The design of a menu can enhance or ruin a diner’s experience. Make sure that your menu layouts are the best they can be with a professional menu template. Discover our edit of the best InDesign menu templates, as well as 10 pro tips for designing menus for restaurants, cafes, bars and fast food outlets.
From adding photos and graphics to creating typography that will knock the socks off customers, these tips will ensure you make mouth-watering menus very time.
Whether you’re designing a menu layout for a client, friend or for your own business venture, you’ll find a range of creative and helpful pointers for creating menu designs that are professional, attractive and suit your restaurant perfectly. Check out more InDesign menu templates over at Envato Elements and GraphicRiver.
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1. Consider a One-Sheet Menu Template
Menus come in all shapes and sizes, with folds or without, in book format or as tri-fold brochures. But menus don’t need to be complicated origami-inspired efforts. Take a deep breath and reconsider the simple, fuss-free appeal of the one-sheet menu.
This format, once the conventional option for children’s menus at family diners, is enjoying a trendy resurgence. The one-sheet is practical—easy to print, easy to dispose of when dirty, can double up as a placemat—which gives the menu a casual air that works incredibly well for cafes, bakeries and ice cream parlours.
Take inspiration from this menu design for a bakery and divide an A4 landscape layout into four columns, keeping text concise and punchy to make the limited space more economical.
Quirky headers and vintage-inspired line drawings make the menu feel more luxurious, without the need to bring in photos.
Team your one-sheet with a clipboard or rest it on a slate board in the center of the table to give the menu an ultra-trendy backdrop that wouldn’t look out of place in a hip restaurant.
2. Create a Grid on Your Menu Template
Huge blocks of text can be difficult for a reader to digest, but typographic menu designs can look fantastic when thoughtfully prepared.
Divide up your typographic designs using a grid, and use banners, ribbons and dividers to separate sections of text and pull out important pieces of information.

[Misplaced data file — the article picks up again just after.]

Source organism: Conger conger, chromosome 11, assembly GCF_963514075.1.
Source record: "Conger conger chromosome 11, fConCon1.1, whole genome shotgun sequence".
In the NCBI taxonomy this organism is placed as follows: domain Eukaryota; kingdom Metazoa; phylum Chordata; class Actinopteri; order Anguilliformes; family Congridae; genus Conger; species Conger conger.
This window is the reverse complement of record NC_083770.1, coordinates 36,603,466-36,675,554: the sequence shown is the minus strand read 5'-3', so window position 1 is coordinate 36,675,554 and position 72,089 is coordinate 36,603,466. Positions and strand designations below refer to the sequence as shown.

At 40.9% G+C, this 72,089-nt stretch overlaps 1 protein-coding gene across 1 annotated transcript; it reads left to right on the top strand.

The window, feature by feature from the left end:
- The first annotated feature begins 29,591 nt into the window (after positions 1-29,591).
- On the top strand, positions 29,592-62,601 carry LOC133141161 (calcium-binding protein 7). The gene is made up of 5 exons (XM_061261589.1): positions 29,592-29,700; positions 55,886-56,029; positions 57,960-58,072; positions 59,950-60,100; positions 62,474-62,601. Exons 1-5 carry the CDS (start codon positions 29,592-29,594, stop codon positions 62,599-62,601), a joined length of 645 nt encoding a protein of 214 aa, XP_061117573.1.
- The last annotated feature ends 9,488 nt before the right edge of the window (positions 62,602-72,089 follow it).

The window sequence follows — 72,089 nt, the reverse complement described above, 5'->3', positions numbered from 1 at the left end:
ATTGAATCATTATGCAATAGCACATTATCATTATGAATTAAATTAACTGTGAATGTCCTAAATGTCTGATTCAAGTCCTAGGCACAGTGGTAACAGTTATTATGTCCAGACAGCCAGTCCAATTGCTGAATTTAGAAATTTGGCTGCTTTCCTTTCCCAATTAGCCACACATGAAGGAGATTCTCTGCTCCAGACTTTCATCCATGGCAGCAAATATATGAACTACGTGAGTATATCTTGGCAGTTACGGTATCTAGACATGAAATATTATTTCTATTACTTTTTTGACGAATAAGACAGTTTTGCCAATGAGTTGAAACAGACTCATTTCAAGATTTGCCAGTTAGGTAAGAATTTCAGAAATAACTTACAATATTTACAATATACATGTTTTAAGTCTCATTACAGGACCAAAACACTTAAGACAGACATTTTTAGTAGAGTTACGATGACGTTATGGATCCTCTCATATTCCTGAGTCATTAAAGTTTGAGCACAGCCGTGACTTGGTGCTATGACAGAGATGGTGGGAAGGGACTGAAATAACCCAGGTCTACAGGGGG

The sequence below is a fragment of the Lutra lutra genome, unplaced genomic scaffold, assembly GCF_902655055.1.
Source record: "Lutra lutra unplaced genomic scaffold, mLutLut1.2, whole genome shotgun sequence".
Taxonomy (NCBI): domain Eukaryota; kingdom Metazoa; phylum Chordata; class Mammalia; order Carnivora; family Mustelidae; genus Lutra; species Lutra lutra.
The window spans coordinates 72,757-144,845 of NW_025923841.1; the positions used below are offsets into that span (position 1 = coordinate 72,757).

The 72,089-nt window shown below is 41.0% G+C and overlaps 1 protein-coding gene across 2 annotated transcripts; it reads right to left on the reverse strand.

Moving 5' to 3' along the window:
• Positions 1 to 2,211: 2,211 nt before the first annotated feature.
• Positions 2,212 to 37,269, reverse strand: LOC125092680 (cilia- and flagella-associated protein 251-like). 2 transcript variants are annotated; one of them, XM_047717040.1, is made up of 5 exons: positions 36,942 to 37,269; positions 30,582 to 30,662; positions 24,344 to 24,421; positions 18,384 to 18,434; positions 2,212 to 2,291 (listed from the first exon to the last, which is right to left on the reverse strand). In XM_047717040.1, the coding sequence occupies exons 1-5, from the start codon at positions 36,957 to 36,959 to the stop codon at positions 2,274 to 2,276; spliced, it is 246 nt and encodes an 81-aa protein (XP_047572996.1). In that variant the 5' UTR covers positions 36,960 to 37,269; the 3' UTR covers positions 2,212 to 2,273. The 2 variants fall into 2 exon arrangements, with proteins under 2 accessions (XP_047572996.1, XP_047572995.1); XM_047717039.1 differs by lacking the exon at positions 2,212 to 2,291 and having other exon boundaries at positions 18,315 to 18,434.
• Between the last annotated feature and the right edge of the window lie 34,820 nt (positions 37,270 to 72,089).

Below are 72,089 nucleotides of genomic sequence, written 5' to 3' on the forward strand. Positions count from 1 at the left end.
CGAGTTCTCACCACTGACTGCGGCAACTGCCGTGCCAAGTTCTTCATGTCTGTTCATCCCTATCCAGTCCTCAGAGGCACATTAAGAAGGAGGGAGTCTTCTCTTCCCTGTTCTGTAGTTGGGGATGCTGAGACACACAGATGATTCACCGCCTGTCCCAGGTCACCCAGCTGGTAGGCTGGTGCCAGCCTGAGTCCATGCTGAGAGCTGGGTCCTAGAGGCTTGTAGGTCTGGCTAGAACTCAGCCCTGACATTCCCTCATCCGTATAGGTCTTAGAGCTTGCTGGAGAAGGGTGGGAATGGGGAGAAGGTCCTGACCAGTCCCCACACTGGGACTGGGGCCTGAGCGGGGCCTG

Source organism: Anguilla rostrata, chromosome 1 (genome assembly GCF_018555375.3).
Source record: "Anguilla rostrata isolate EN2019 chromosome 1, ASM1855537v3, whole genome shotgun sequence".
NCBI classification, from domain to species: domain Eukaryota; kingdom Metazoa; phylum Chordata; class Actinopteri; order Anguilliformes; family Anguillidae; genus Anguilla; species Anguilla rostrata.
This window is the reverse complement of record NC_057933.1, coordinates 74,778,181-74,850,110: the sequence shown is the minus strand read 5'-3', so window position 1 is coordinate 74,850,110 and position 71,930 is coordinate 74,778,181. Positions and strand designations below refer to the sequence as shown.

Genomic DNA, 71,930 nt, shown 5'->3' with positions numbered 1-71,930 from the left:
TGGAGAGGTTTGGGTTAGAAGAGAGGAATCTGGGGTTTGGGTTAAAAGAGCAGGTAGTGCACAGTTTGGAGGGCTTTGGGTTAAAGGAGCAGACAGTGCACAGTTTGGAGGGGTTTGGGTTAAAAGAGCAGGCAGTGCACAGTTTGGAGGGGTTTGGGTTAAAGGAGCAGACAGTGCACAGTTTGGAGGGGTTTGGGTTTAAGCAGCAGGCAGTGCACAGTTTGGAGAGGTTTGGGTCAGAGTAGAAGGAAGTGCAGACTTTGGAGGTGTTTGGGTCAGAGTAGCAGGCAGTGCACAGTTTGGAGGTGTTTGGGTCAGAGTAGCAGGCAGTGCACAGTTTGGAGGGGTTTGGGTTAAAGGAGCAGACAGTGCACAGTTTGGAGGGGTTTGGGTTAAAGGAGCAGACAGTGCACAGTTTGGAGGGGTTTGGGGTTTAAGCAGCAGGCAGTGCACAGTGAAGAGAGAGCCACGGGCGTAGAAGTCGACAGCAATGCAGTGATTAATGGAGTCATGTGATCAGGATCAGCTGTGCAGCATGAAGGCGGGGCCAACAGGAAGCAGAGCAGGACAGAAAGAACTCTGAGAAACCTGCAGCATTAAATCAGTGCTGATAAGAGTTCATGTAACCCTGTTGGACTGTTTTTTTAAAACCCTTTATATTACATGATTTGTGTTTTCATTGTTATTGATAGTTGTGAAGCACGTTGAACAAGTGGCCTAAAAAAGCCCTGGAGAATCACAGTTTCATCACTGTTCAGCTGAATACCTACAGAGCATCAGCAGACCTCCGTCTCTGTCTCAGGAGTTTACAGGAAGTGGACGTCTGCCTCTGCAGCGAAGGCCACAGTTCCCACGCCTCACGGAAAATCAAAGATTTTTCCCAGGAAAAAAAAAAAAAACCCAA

Will the restaurant have a daily special or a dedicated takeaway number? Make a feature of it by setting it in a frame or banner. It’s a great way of drawing attention, while also making the whole layout seem more symmetrical and attractive.
Making use of banners and ribbons is a perfect way to bring a touch of Americana-style charm to your menu designs, and looks particularly great teamed with slab and retro-style fonts. Take inspiration from this elegantly arranged menu template, which has a distinctly 1920s feel with Art Deco-inspired type and elegant dividers.
You can discover a huge range of easy-to-edit banner and ribbon graphics in some glyph fonts. Try Adhesive Nr. Seven for grungy ribbons that will look super set behind sub-headings, or check out Nexa Rust Extras for vintage-inspired medals, frames and icons, to add a quirky touch to otherwise typographic designs.
3. Make a Little Effort With Photos
What is it that makes certain menus look dated or cheap? Sure, Comic Sans doesn’t help, but the real enemy of a well-designed menu is lazily applied photos.
Particularly for takeaways and casual eateries, photos can be a great way of directing customers to their perfect dish, but so many menus are let down by photos clumsily slapped onto the layout, without even a nice border in sight.
Cutting around the perimeter of the food using Photoshop may be a little time consuming, but it’s well worth doing. Look at how awesome this burger looks on this photo-based menu template, set against a chalkboard background and with a white border skirting around it, giving it collage-like appeal.
If your dishes are too fiddly to cut around, try framing your photos in a unique way, as in this cafe menu template, where polaroid-style images have been ‘attached’ to the menu with sticky tape. It looks quirky and cool, and fits perfectly with the overall chalkboard style of the menu.
4. Want to Look Upmarket? Go Minimal
With restaurants becoming increasingly conscious of their branding, particularly with the modern-day necessity to have an online presence, the standard for menu design is continually getting higher and higher. You’ll notice that even local restaurants and cafes are really upping their game with the way they present themselves in print, and menus are a key part of this.